Limestone Blues – jazz in the quarry

jazz streetA French carrière where once they dug limestone is now a place to dig the sounds of international jazz. In July it will host the likes of Armenian pianist Tigran Hamasyan and Sweden’s Magnus Öström Quartet. Stuart Forster reports:

It’s usually rock that I associate with quarries. But since 1993 the ancient quarry at Junas, in southern France, has been renowned in the world of jazz.

AfficheSLThe Jazz à Junas festival – held each July – draws up to 1,400 spectators a night into the abandoned quarry, whose origins date from Gallo-Roman times. Stone shafts rise from the floor of the quarry, reminiscent of ancient temple ruins. If you look closely you’ll see fissures in the limestone – flaws that explain why the remnants were not extracted.

SF_Sommieres_001 (1)

Sommières

For centuries labour here was manual. Pickaxes were used hew blocks until shortly after the outbreak of the Great War in 1914, after which the quarry went into terminal decline. You’ll see stone from Junas in the Roman arena at Nîmes and on the arches of the ancient bridge spanning the River Vidourle at nearby Sommières.

Stéphane Pessina Dassonville is one of the three friends who instigated Jazz à Junas while students in Montpellier. Today he holds the position of festival director. With the sun beating down on the Junas’s streets – each of which carries the name and picture of a jazz musician besides its usual name – we meet in his office.

For the first six years the festival was organised purely on a volunteer basis. It wasn’t until 1999 that Jazz à Junas employed its first member of staff.

Each year musicians have been invited to the festival from specific cities, regions or countries. Lithuania featured during the inaugural event and for the first 16 years the focus remained European jazz. After that performers were drawn from New York, Chicago and New Orleans. The majority of musicians came from within the Arctic Circle to the rain hit 2014 festival. They will return in 2015, hopefully without the unseasonal rain. This year’s opening concerts will take place in an arena in the town of Vauvert, about 20kms from Junas.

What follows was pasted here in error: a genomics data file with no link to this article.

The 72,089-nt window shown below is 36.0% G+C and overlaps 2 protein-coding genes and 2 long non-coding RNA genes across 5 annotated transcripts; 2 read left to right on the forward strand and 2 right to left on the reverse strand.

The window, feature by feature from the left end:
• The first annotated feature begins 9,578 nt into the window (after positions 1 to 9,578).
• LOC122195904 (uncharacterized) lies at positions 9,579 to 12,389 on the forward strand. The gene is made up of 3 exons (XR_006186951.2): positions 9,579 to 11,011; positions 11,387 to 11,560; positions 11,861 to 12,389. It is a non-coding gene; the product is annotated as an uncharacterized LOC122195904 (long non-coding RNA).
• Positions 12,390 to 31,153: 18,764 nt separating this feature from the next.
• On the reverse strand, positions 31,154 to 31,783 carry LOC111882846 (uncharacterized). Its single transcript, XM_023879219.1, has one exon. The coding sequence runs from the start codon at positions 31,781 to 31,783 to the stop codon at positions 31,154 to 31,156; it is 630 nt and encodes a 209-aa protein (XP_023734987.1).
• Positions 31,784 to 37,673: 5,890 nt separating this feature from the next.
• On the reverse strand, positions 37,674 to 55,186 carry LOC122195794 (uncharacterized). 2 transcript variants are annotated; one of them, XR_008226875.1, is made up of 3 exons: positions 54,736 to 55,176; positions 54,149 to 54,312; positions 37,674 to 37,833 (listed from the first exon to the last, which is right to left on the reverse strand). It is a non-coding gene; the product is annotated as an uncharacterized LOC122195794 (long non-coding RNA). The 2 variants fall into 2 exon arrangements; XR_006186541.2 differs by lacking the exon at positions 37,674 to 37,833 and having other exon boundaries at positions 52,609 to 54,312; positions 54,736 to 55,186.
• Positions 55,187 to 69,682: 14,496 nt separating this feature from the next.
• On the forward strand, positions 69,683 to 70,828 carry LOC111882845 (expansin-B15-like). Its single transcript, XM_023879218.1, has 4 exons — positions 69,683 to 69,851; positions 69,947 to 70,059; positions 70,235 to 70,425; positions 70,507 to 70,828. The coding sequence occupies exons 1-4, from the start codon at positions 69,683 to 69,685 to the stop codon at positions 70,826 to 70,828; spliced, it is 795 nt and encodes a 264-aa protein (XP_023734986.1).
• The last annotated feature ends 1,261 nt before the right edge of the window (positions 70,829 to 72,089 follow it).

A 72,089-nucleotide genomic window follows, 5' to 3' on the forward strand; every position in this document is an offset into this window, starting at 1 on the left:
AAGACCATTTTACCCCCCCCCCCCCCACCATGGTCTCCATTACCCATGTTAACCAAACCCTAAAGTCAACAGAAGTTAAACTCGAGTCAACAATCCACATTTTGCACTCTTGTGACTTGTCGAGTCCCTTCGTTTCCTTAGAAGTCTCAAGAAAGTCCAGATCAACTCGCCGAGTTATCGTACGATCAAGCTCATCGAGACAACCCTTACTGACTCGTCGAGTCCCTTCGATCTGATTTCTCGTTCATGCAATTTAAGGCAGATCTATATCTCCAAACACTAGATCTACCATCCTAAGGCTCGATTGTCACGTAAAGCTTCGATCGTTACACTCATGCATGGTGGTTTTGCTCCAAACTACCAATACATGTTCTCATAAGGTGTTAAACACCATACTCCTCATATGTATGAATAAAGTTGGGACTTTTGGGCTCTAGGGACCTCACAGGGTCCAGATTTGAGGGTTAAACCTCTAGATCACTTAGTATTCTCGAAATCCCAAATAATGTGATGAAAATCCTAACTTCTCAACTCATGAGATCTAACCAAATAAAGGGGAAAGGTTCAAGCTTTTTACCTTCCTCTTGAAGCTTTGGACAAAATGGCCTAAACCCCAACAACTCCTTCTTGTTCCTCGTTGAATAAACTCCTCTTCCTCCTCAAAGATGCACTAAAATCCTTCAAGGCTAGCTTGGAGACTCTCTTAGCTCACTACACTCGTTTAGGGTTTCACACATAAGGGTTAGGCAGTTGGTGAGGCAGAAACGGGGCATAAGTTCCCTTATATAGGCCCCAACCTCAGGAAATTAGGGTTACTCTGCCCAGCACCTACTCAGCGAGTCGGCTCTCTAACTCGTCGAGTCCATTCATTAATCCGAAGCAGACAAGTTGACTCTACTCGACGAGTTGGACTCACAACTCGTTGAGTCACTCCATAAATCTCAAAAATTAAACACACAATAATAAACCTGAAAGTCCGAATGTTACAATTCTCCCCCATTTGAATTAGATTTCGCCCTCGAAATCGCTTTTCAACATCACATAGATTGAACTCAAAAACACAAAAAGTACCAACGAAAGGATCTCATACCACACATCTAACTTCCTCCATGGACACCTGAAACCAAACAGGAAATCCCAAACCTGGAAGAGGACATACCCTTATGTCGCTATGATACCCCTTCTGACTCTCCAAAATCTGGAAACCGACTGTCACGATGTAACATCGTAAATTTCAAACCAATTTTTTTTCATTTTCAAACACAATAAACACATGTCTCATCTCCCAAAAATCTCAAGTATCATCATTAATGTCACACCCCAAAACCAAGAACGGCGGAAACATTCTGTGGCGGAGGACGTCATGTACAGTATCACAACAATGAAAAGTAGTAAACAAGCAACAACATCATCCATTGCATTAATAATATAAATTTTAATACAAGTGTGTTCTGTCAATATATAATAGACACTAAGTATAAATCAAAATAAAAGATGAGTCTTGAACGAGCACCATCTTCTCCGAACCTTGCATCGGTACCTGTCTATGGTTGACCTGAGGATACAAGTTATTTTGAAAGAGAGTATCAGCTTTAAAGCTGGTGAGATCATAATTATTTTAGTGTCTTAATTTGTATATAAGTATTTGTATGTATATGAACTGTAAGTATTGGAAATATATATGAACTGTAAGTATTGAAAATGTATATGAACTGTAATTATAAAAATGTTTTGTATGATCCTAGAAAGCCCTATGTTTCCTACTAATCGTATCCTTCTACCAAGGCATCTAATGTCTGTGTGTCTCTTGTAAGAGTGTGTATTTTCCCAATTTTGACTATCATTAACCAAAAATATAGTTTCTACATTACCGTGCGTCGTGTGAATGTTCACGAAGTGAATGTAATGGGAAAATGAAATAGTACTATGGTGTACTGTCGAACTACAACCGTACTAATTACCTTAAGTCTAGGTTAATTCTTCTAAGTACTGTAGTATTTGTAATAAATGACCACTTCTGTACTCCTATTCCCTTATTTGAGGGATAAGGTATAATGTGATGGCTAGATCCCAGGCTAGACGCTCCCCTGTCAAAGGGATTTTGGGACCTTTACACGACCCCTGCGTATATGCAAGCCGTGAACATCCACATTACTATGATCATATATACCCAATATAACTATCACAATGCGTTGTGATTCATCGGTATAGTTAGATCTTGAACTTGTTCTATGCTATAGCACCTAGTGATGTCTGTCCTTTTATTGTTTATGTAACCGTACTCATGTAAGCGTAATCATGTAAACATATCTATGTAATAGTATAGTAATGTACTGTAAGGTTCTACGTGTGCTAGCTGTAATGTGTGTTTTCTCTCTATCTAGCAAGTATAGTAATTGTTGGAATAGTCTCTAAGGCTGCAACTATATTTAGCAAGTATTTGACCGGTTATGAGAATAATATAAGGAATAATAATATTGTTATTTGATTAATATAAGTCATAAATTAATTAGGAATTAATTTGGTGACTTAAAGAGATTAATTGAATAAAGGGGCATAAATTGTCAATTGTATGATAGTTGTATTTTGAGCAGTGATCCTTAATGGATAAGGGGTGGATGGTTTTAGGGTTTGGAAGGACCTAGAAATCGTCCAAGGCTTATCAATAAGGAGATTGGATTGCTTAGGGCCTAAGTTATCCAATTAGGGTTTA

There’s no charge for some of the sessions, including those held in Junas’s Protestant church. Stéphane assures me the quality of free sessions equals those for which a fee is levied.

I hear how a number of events are targeted at children of various ages, blurring the lines between education, culture and artistic performance. Activities in the jazz village start between 11.00am and noon each day.

This is a wine growing region and local winemakers offer free tastings at Jazz à Junas, selling their produce well into night. It’s part of a regional commitment to responsible tourism. Most of the attendees camp locally and buy local produce.

“On the last day of the festival we organise a guided nature walk with a botanist in the stone quarry, along with a couple of musical surprises along the way,” explains Stéphane.

As 2015 will see the 22nd edition of Jazz à Junas the festival is clearly hitting the right note.

Further information

See the festival programme and purchase tickets at  www.jazzajunas.fr.

Take a look at the Gard Tourisme website to learn more about Junas, Sommières and the Gard department.

Getting there

Rail fares from London to Nimes start at £121 for standard class returns. To book visit www.voyages-sncf.com or call 0844 848 5848. You can also call into the Voyages-sncf Travel Centre at 193 Piccadilly in London.

About the author – Stuart Forster

Stuart is a trumpet owning, award winning freelance features writer and photographer. He was named Journalist of the Year at the 2015 Holland Press Awards and blogs at www.go-eat-do.com. He can be found blowing his own trumpet on Twitter.



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